MYTHOS Astraeus Aerial Dance Theatre won a “Best of Fringe, 2015” award for their Save My Soul. They’re back at this year’s festival and are blazing once again.
But, wait. Who first had the profoundly insane idea to hang fabric from the ceiling, climb up, loop a clump around a wrist or a leg, and do ballet/gymnastic routines? And how in the world do they practice? How many falls, from ten feet or more, does it take to perfect a sequence?
Not to mention when, in Mythos, Orpheus (Armando Muñoz) lies horizontal and slowly rolls himself upward — a kind of vertical mummification — then unravels headlong, skidding to a halt not far from the floor.
Mythos begins with Greek goddesses Athena (Jennifer Curry Wingrove), Aphrodite (Laura Dasi), Persephone (Kiona Daelyn), and Artemis (Cecilia Marie) doing a graceful aerial ballet. Enter Pandora (Zoe Irvine) with the famous box containing the world’s evils.
As in the myth, Pandora is the first woman on Earth (she rises from the sea and waving blue fabric, like the birth of Venus). She opens the box and out swirls Chaos.
The act also opens the familiar story to other Greek myths, including a variation of Orpheus and Eurydice: Artemis slays Pandora with an arrow. Persephone takes Pandora, shaded in a black fishnet, to the Underground. Orpheus descends to bring her back, with a red, beating heart, and must choose between his being/not being, or hers.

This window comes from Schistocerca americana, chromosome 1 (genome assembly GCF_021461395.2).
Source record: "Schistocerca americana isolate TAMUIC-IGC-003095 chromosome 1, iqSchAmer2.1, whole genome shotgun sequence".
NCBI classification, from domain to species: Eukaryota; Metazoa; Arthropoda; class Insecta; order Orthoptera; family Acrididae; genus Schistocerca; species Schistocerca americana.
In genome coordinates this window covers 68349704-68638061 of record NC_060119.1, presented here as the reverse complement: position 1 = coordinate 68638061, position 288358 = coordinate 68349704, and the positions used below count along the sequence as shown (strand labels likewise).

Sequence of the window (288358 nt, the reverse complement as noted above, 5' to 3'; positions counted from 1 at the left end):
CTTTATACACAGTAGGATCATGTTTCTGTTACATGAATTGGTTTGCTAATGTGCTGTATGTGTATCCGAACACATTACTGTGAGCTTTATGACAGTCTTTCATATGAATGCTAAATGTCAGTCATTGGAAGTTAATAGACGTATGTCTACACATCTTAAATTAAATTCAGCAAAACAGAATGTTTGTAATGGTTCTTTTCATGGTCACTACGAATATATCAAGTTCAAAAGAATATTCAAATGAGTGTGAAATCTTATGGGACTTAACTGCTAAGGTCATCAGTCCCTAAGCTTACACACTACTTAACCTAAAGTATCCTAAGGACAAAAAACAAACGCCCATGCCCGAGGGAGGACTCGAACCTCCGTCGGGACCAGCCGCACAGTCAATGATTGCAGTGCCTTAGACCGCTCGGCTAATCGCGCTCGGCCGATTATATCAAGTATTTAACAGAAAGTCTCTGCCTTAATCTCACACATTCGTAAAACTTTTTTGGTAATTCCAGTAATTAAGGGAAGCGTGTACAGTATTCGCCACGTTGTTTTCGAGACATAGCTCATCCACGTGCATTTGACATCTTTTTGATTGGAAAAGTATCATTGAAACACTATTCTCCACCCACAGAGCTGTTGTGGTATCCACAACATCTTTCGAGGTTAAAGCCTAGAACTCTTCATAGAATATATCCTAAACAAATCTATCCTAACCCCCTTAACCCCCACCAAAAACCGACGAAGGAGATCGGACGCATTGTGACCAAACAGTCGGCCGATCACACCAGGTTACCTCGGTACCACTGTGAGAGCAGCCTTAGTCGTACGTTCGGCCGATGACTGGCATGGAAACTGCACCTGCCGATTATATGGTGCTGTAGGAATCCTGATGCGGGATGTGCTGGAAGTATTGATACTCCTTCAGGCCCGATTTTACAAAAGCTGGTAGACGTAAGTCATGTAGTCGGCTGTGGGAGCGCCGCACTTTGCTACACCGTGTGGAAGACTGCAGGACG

If the performances had flaws, they were few, and the artistry erased them. Using a trapeze, a rope, and doubled fabrics, the air dancers spun, whirled, or hung from their ankles — do not try this at home — with an often hypnotic effect.
CAFFEINE Ruff Yeager’s new one-act could use tightening. And the acting, by 3 Caffeinated Broads Productions, needs to cut a lot of the air between speeches.
The Geoffrey Off Broadway, 923 First Avenue, downtown
Three women sit at a table. The title suggests a brusque, frappe orgy and hair let-down. Although they don’t sip much from their mugs —the title misleads – locks do unloosen.
They’re in a coffee shop, Santa Fe, New Mexico. Myra just learned that white-clad preacher’s wife Charlene is her half-sister. Myra and her “friend” Jane want to know about Myra’s biological mother, whom she never knew. Myra and Jane are married. They’ve come to Santa Fe, it turns out, to flee the likes and attitudes of Charlene — i.e., hardcore xenophobia. Straight-laced Charlene’s in flight as well. Her dominating husband spends more time serving his savior than in saving her.
Charlene (Terril Miller) even has a letter for Myra (M. Susan Peck) from her biological mother. And will use it, along with a pile of loot from an unnamed source, to parlay a residence with Myra and Jane (Elaine Litton). This rich mix is slow to develop. And it’s pretty clear where it’s headed, especially since Charlene has the financial means to be a savior of sorts for Myra and Jane. Expect a “We Are the World,” grand melding of differences on a ranch outside Santa Fe.
The conclusion, however, comes as a surprise — and makes sense in hindsight. Call it an even happier ending.